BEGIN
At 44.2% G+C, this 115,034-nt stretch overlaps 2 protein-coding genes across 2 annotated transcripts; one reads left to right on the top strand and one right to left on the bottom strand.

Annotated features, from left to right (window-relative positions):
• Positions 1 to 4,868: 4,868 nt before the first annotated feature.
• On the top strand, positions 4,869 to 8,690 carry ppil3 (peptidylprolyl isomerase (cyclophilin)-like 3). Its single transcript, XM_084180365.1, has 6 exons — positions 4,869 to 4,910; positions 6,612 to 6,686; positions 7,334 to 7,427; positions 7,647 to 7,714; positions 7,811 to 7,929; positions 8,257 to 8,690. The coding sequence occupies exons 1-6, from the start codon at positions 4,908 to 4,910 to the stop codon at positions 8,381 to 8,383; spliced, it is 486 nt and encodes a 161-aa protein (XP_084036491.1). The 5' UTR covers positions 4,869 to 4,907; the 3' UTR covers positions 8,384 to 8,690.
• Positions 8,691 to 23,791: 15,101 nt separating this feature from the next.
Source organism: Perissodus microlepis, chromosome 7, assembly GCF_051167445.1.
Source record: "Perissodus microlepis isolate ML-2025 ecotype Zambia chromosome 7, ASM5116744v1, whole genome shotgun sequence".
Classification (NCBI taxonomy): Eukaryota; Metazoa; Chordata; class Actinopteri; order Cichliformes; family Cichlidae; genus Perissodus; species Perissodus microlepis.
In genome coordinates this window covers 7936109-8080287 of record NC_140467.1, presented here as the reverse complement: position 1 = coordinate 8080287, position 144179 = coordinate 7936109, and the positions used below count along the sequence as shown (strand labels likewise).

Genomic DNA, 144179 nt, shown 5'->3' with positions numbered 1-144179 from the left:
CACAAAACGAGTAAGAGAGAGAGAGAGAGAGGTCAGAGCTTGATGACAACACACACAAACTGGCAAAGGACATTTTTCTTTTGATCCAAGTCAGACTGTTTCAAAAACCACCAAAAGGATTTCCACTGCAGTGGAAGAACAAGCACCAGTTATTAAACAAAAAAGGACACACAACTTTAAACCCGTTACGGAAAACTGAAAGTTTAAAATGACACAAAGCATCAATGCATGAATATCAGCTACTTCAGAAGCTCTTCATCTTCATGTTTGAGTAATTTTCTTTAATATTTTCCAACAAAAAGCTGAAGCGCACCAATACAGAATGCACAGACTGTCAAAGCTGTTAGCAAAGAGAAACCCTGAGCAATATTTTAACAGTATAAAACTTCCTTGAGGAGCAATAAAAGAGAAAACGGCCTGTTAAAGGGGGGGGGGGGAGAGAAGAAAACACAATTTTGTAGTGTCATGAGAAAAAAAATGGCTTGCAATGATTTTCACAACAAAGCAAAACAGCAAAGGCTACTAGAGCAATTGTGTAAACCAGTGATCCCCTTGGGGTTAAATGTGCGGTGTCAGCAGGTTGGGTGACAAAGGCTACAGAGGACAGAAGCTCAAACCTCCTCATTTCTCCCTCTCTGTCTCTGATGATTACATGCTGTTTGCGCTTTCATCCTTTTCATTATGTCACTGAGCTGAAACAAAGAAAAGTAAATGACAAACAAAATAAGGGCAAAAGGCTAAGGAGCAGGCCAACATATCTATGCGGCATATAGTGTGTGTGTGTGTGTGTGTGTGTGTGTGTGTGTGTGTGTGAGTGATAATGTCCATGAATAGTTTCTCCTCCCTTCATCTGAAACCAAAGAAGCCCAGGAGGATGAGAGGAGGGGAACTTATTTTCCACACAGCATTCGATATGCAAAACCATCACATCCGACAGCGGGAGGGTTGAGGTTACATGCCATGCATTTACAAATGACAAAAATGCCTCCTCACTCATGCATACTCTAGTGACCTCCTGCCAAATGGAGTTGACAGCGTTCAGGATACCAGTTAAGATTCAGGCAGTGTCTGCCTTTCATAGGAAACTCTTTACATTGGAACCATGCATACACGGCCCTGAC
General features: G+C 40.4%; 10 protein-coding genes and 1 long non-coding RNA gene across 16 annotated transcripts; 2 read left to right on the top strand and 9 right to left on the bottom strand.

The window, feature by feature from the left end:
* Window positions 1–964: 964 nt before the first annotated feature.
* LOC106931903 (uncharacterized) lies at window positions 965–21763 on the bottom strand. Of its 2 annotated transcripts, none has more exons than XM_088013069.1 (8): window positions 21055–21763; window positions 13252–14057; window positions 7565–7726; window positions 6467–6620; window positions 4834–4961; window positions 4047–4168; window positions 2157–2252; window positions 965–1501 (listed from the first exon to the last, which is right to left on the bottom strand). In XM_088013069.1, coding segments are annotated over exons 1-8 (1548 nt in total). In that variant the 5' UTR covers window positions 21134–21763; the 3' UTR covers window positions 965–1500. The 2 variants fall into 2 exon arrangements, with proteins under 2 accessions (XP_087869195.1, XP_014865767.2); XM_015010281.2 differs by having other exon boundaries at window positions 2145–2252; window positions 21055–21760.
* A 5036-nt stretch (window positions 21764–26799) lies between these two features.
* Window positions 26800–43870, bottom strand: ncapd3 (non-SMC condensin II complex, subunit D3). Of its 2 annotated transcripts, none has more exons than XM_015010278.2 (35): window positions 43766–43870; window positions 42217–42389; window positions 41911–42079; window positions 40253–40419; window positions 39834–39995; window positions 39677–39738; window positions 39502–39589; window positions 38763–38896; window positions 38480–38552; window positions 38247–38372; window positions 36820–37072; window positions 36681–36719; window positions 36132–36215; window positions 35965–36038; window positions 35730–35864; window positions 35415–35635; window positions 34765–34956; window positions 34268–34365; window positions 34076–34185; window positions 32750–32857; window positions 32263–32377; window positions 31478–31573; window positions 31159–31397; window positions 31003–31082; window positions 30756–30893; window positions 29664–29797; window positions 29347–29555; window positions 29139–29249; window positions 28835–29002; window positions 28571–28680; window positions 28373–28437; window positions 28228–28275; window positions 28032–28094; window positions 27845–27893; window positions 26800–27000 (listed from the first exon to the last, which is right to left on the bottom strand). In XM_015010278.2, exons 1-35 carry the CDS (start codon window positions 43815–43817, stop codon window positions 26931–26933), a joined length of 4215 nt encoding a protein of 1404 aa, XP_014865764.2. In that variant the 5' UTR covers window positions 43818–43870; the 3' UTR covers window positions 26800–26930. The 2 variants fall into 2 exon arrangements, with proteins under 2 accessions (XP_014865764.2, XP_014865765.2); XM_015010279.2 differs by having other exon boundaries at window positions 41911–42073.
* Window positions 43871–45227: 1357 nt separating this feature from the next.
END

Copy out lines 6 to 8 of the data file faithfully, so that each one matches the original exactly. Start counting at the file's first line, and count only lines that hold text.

Source organism: Perissodus microlepis, chromosome 7, assembly GCF_051167445.1.
Source record: "Perissodus microlepis isolate ML-2025 ecotype Zambia chromosome 7, ASM5116744v1, whole genome shotgun sequence".
Classification (NCBI taxonomy): Eukaryota; Metazoa; Chordata; class Actinopteri; order Cichliformes; family Cichlidae; genus Perissodus; species Perissodus microlepis.